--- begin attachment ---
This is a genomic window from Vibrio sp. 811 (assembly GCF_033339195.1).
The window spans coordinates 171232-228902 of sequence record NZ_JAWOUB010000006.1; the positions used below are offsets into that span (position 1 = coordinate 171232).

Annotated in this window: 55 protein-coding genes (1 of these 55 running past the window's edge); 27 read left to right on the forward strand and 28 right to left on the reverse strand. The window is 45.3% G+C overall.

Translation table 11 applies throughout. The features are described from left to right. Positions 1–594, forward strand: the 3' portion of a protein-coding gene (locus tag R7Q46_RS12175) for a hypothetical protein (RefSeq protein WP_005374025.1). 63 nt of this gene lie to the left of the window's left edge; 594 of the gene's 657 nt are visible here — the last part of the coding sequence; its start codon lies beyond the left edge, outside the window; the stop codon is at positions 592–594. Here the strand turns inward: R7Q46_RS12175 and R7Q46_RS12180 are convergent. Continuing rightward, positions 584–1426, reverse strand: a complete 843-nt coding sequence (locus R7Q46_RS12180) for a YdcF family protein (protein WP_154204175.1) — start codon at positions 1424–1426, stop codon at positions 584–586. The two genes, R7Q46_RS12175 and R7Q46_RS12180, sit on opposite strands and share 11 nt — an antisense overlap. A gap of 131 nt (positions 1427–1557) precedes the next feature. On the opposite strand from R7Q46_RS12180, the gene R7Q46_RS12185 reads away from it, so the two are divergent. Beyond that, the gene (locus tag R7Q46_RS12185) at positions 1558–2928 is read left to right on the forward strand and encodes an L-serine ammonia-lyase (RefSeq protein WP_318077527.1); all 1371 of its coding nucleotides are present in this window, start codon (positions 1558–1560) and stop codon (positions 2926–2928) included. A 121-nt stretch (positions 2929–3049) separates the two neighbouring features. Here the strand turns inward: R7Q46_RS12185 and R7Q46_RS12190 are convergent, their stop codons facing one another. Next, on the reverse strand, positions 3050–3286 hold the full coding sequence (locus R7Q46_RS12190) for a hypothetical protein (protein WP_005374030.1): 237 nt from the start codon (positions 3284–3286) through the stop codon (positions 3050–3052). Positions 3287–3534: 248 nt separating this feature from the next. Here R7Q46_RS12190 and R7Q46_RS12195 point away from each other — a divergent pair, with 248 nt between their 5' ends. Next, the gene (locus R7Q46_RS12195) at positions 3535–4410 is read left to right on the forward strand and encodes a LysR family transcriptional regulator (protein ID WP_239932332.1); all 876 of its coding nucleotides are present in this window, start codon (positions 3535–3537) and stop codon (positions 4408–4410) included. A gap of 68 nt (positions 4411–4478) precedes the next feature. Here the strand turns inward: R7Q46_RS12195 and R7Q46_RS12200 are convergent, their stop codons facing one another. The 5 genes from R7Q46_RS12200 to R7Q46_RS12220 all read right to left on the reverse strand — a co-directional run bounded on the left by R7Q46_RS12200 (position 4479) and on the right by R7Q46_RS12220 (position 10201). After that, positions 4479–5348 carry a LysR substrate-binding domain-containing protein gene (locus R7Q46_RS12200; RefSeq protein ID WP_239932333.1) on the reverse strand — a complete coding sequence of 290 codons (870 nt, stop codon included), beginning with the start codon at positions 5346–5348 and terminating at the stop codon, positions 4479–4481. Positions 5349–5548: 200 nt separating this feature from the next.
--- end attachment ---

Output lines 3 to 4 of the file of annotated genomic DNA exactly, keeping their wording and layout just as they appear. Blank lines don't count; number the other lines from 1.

Annotated in this window: 55 protein-coding genes (1 of these 55 running past the window's edge); 27 read left to right on the forward strand and 28 right to left on the reverse strand. The window is 45.3% G+C overall.

Translation table 11 applies throughout. The features are described from left to right. Positions 1–594, forward strand: the 3' portion of a protein-coding gene (locus tag R7Q46_RS12175) for a hypothetical protein (RefSeq protein WP_005374025.1). 63 nt of this gene lie to the left of the window's left edge; 594 of the gene's 657 nt are visible here — the last part of the coding sequence; its start codon lies beyond the left edge, outside the window; the stop codon is at positions 592–594. Here the strand turns inward: R7Q46_RS12175 and R7Q46_RS12180 are convergent. Continuing rightward, positions 584–1426, reverse strand: a complete 843-nt coding sequence (locus R7Q46_RS12180) for a YdcF family protein (protein WP_154204175.1) — start codon at positions 1424–1426, stop codon at positions 584–586. The two genes, R7Q46_RS12175 and R7Q46_RS12180, sit on opposite strands and share 11 nt — an antisense overlap. A gap of 131 nt (positions 1427–1557) precedes the next feature. On the opposite strand from R7Q46_RS12180, the gene R7Q46_RS12185 reads away from it, so the two are divergent. Beyond that, the gene (locus tag R7Q46_RS12185) at positions 1558–2928 is read left to right on the forward strand and encodes an L-serine ammonia-lyase (RefSeq protein WP_318077527.1); all 1371 of its coding nucleotides are present in this window, start codon (positions 1558–1560) and stop codon (positions 2926–2928) included. A 121-nt stretch (positions 2929–3049) separates the two neighbouring features. Here the strand turns inward: R7Q46_RS12185 and R7Q46_RS12190 are convergent, their stop codons facing one another. Next, on the reverse strand, positions 3050–3286 hold the full coding sequence (locus R7Q46_RS12190) for a hypothetical protein (protein WP_005374030.1): 237 nt from the start codon (positions 3284–3286) through the stop codon (positions 3050–3052). Positions 3287–3534: 248 nt separating this feature from the next. Here R7Q46_RS12190 and R7Q46_RS12195 point away from each other — a divergent pair, with 248 nt between their 5' ends. Next, the gene (locus R7Q46_RS12195) at positions 3535–4410 is read left to right on the forward strand and encodes a LysR family transcriptional regulator (protein ID WP_239932332.1); all 876 of its coding nucleotides are present in this window, start codon (positions 3535–3537) and stop codon (positions 4408–4410) included. A gap of 68 nt (positions 4411–4478) precedes the next feature. Here the strand turns inward: R7Q46_RS12195 and R7Q46_RS12200 are convergent, their stop codons facing one another. The 5 genes from R7Q46_RS12200 to R7Q46_RS12220 all read right to left on the reverse strand — a co-directional run bounded on the left by R7Q46_RS12200 (position 4479) and on the right by R7Q46_RS12220 (position 10201). After that, positions 4479–5348 carry a LysR substrate-binding domain-containing protein gene (locus R7Q46_RS12200; RefSeq protein ID WP_239932333.1) on the reverse strand — a complete coding sequence of 290 codons (870 nt, stop codon included), beginning with the start codon at positions 5346–5348 and terminating at the stop codon, positions 4479–4481. Positions 5349–5548: 200 nt separating this feature from the next.